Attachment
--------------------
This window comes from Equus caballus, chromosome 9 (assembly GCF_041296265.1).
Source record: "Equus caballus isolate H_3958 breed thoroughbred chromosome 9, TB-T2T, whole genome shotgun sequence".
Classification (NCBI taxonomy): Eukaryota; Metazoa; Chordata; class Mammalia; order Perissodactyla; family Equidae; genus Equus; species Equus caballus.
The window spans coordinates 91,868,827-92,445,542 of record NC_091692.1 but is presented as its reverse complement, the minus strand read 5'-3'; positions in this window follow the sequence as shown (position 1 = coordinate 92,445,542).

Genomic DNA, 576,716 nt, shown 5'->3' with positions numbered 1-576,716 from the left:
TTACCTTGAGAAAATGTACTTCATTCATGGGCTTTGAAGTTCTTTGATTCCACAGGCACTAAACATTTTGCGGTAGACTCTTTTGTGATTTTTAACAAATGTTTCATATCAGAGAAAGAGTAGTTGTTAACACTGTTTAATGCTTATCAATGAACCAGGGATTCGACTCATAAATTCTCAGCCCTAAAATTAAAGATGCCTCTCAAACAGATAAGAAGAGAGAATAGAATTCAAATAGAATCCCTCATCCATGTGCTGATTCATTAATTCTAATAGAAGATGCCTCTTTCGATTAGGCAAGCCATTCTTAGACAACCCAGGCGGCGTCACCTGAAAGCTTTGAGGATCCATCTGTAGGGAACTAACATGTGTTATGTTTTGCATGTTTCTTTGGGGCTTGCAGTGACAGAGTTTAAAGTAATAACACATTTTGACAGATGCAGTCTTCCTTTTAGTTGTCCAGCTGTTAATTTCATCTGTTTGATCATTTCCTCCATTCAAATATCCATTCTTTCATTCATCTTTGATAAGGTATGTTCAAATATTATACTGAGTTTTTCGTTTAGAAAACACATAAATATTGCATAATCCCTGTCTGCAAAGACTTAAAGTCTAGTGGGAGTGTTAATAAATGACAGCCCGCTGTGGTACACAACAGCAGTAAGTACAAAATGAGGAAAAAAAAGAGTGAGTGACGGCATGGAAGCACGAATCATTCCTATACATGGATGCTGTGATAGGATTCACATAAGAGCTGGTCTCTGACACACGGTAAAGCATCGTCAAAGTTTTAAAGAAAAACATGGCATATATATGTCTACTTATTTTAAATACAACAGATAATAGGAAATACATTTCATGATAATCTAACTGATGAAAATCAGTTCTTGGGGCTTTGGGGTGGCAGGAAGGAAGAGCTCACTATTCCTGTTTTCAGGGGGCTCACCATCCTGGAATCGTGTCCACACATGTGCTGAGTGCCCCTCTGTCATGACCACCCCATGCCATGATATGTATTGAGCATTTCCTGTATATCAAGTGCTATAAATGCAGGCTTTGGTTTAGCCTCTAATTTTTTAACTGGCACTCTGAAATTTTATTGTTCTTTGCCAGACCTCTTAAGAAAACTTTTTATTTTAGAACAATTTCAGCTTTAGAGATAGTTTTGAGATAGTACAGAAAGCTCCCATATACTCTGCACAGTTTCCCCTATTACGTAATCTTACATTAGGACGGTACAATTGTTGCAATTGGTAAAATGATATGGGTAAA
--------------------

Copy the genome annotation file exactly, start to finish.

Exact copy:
This window comes from Equus caballus, chromosome 9 (assembly GCF_041296265.1).
Source record: "Equus caballus isolate H_3958 breed thoroughbred chromosome 9, TB-T2T, whole genome shotgun sequence".
Classification (NCBI taxonomy): Eukaryota; Metazoa; Chordata; class Mammalia; order Perissodactyla; family Equidae; genus Equus; species Equus caballus.
The window spans coordinates 91,868,827-92,445,542 of record NC_091692.1 but is presented as its reverse complement, the minus strand read 5'-3'; positions in this window follow the sequence as shown (position 1 = coordinate 92,445,542).

Genomic DNA, 576,716 nt, shown 5'->3' with positions numbered 1-576,716 from the left:
TTACCTTGAGAAAATGTACTTCATTCATGGGCTTTGAAGTTCTTTGATTCCACAGGCACTAAACATTTTGCGGTAGACTCTTTTGTGATTTTTAACAAATGTTTCATATCAGAGAAAGAGTAGTTGTTAACACTGTTTAATGCTTATCAATGAACCAGGGATTCGACTCATAAATTCTCAGCCCTAAAATTAAAGATGCCTCTCAAACAGATAAGAAGAGAGAATAGAATTCAAATAGAATCCCTCATCCATGTGCTGATTCATTAATTCTAATAGAAGATGCCTCTTTCGATTAGGCAAGCCATTCTTAGACAACCCAGGCGGCGTCACCTGAAAGCTTTGAGGATCCATCTGTAGGGAACTAACATGTGTTATGTTTTGCATGTTTCTTTGGGGCTTGCAGTGACAGAGTTTAAAGTAATAACACATTTTGACAGATGCAGTCTTCCTTTTAGTTGTCCAGCTGTTAATTTCATCTGTTTGATCATTTCCTCCATTCAAATATCCATTCTTTCATTCATCTTTGATAAGGTATGTTCAAATATTATACTGAGTTTTTCGTTTAGAAAACACATAAATATTGCATAATCCCTGTCTGCAAAGACTTAAAGTCTAGTGGGAGTGTTAATAAATGACAGCCCGCTGTGGTACACAACAGCAGTAAGTACAAAATGAGGAAAAAAAAGAGTGAGTGACGGCATGGAAGCACGAATCATTCCTATACATGGATGCTGTGATAGGATTCACATAAGAGCTGGTCTCTGACACACGGTAAAGCATCGTCAAAGTTTTAAAGAAAAACATGGCATATATATGTCTACTTATTTTAAATACAACAGATAATAGGAAATACATTTCATGATAATCTAACTGATGAAAATCAGTTCTTGGGGCTTTGGGGTGGCAGGAAGGAAGAGCTCACTATTCCTGTTTTCAGGGGGCTCACCATCCTGGAATCGTGTCCACACATGTGCTGAGTGCCCCTCTGTCATGACCACCCCATGCCATGATATGTATTGAGCATTTCCTGTATATCAAGTGCTATAAATGCAGGCTTTGGTTTAGCCTCTAATTTTTTAACTGGCACTCTGAAATTTTATTGTTCTTTGCCAGACCTCTTAAGAAAACTTTTTATTTTAGAACAATTTCAGCTTTAGAGATAGTTTTGAGATAGTACAGAAAGCTCCCATATACTCTGCACAGTTTCCCCTATTACGTAATCTTACATTAGGACGGTACAATTGTTGCAATTGGTAAAATGATATGGGTAAA